One of the most beneficial aspects of looking for scholarships in high-school is that you are able to get a clear understanding of how much your post-secondary education is going to cost you each year. It is a good idea to look at the costs associated with your post-secondary institution and create a budget worksheet before you begin your scholarship search. Get a step ahead of most high school students by knowing the costs of your schooling and creating a financial plan.
2. You May be More Involved in Extra-Curricular Activities
Many post-secondary students say that they have much less time to commit to extra-curricular activities and volunteer than they did in high school. It is a good idea to take advantage of the volunteer and extra-curricular activities that you have built up over the years and put that into your scholarship applications. One of the main criteria for many scholarships is your commitment to extra-curricular activities. Scholarship committees are looking for well-rounded students and high-school students have more time to ensure that their resume is full.
3. There Are Specific Entrance Scholarships Available at Each University
I recently wrote another article that highlighted some of the best entrance scholarships at specific universities. However, almost every school will offer some sort of entrance scholarships that are available for high-school students to apply to when they are entering post-secondary. Entrance awards are something that can only be applied for in the first year that you apply to the university; therefore, you do not want to miss out on those opportunities.
4. How To Access Scholarships That Aren’t Available to Current Post-Secondary Students
Scholarship committees LOVE to give out scholarships and awards to grade 12 students to help ease the transition into post-secondary school. There are more grade 12 scholarships available than any other age group or category and once you get into university the scholarship opportunities are more limited. Take advantage of the scholarships that were designed for Grade 12 students as there is no better time to win scholarships. It is also very likely that you have more time in Grade 12 to apply then you will when you get to post-secondary so if you do the work now you can save yourself a lot of time down the road.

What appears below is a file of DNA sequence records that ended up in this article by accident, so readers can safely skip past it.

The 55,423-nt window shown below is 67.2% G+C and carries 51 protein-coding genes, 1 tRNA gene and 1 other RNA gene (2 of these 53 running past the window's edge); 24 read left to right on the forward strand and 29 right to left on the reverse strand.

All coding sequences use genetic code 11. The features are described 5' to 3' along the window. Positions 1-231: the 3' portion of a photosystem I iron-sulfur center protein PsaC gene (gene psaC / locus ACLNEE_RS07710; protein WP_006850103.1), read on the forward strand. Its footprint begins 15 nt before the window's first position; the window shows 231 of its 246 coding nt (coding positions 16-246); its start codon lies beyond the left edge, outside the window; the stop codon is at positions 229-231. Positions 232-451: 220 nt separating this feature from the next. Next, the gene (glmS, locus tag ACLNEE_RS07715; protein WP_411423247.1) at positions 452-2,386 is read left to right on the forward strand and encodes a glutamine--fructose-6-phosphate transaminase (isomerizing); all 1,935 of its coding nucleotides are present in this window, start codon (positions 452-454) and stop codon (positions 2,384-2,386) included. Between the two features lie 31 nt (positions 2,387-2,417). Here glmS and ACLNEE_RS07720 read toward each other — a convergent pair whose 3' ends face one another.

5. Setting Yourself Up for Financial Success
Did you know it is possible to get your entire education paid for in Grade 12? There are some major awards that will pay for an entire four-year degree as well as housing costs. These awards are highly competitive, but there are thousands of other awards that can put a good dent in the cost of your education before you even get to university. Set yourself up for financial success by accessing the millions of dollars that are available to current high school students.
Hopefully this has convinced you to put in the time and effort that it takes to complete scholarship applications or has at least got you thinking about what scholarships might be out there for you. If you are interested in learning more you can head to our high school page for more information!
Universities are one of the easiest ways to begin your scholarship search. Many high-school students often ask me what type of scholarships and awards are available at what schools, so I compiled a list of eight universities and took a look at some of the scholarships and awards that they each offer. Here is an overview of some of the entrance scholarships and awards available at some of the major schools in Canada:
University of British Columbia
The UBC Centennial Scholars Entrance Award program:
This program is designed to support students transitioning from high-school and other post-secondary institutions to UBC. You must meet specific academic requirements, be interested in contributing to the UBC community, and require financial assistance in order to attend post-secondary.
The Major Entrance Scholarship (MES) program:
Offers a one-time award of approximately $5,000 and renewable awards of up to $60,000 over your four years. These scholarships are designed for the top students entering post-secondary and are highly competitive. It requires academic excellence and leadership achievements in the arts, community, athletics, and school.
Simon Fraser University
Undergraduate Scholars Entrance Award:
SFU recognizes high school students who demonstrate excellence in both their academic and extracurricular activities. The value of an award can range from $10,000 up to an amount sufficient to cover all tuition and mandatory supplementary fees that are required in the first year of your undergraduate program.
Kenneth E Mackenzie Annual Entrance Scholarship
Sigma Chi Leadership Entrance Scholarship
Rajan Family Undergraduate Entrance Scholarship
Joseph Lee Family Undergraduate Entrance Scholarship